Cyclists can sign up for rides of eight, 20, 40, or 100 kilometers, all of which start at the base of West Rock and end at the base of East Rock. Riders raise money that goes toward local efforts to make the city a greener place to live. The ride, now in its sixth year, has swelled to over 1,000 riders, and last year raised $150,000 for 23 local environmental groups. (Click here to read about last year’s ride.)
For the first time, Rock To Rock held its launch party in City Hall Wednesday. In brief remarks to the dozens of people gathered, Harp (pictured) spoke about the city’s commitment to make streets safe for cyclists.
At Wednesday’s Rock To Rock launch, Harp said her administration is “committed to making the city more bike friendly.”
She said that while the city may not have money immediately for major changes to the streetscape, it can take inexpensive short-term steps toward calming traffic, like using “huge flowerpots” to narrow streets the way curb bump-outs do.
Eventually, she will make sure the city has cycletracks—off-street, protected bike lanes—around town, Harp said. “We are poised to bring real bike lanes—safe and separate—to as many streets as possible.”
Harp said she’s looking forward to a “beautiful spring day” on April 26. She said she would “try to find my bicycle” before the ride.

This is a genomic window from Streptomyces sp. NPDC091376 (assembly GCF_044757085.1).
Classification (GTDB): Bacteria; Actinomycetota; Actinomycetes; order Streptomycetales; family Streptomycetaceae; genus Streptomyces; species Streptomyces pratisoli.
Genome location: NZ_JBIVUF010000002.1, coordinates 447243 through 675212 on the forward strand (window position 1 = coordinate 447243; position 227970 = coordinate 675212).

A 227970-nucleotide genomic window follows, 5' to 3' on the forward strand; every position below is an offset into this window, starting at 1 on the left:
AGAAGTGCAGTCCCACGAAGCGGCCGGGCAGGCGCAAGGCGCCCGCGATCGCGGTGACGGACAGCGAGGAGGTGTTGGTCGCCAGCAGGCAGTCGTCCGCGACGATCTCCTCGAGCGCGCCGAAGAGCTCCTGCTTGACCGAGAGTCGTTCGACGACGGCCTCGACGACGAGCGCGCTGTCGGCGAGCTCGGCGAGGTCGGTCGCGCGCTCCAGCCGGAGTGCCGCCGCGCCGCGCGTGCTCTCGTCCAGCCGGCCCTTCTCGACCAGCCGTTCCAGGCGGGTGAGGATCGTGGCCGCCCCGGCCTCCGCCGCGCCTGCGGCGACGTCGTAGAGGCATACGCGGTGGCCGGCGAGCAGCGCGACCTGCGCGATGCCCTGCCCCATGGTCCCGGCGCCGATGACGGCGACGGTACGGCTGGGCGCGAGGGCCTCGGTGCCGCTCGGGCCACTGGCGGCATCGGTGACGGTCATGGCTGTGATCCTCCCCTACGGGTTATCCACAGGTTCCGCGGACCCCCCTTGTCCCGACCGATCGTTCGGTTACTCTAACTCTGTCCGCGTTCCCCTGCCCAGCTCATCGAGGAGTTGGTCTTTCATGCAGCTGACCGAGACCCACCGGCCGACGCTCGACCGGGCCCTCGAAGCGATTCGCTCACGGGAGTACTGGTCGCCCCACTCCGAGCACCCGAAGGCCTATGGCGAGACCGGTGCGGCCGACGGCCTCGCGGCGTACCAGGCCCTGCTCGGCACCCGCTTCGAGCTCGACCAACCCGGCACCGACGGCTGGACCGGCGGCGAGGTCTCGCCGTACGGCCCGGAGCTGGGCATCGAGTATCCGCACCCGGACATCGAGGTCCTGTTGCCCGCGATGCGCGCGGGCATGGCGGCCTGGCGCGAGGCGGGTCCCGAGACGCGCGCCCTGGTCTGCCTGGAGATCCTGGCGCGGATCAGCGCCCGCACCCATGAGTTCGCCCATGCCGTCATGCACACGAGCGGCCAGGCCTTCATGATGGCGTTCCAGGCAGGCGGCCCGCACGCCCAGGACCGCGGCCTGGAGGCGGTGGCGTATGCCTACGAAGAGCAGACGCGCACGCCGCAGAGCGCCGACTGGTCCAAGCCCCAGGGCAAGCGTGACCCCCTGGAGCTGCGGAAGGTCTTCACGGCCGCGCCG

Wednesday’s event featured food donated by a variety of local restaurants ...
... and bike-blended beverages by Ahna Johnson’s new smoothie-spinning company, Fruit Whirled.
Johnson’s mother, Ruth Resnick Johnson (pictured), passed out samples of pumpkin and banana-strawberry smoothies, pureed by a pedal-powered “fender blender.”
Little rosemary plants were laid out for the taking, part of the ride’s “Way To Grow” theme this year. Joel Tolman, one of the ride’s organizers, said 1,100 people biked in the event last year, raising over $150,000.
Anna Pickett, the event’s lead organizer this year, said this year’s goal is to raise $200,000, $50,000 of which has already been pledged.
Tolman said people who raise $500 can become “Green Riders” this year. That means they have their registration fee waived and they get “fancy Green Riders swag” on the day of the ride. Tolman also announced that Chipotle, the downtown burrito joint, will be donating half its March 19 proceeds to Rock to Rock.
Good idea. It is a shame that our city is so many years behind other cities on this, especially considering that more than half our city’s population doesn’t drive to work every day, and a third of the city’s households have no car.
Hopefully the new administration will bring the city up to par with what every other city around the country is doing. It’s a very easy and cheap way to bring new jobs to the city.
Oh, I don’t know about every other city in the country. She’ll have to be quick about it, but there’s still some time for Mayor Harp to ride the crest of the wave on improved bicycle and pedestrian infrastructure. Mayor DeStefano got the ball rolling; all she has to do know is kick it into the goal to create a world-class city for non-motorized transportation. I applaud this public commitment and hope to see it backed up quickly by some concrete action.
posted by: Threefifths on March 7, 2014 6:40pm
Wake up People.You may get this.
Ugly CitiBike Stations Are Ruining Our Historic Neighborhood, Fort Greene NIMBYs Say.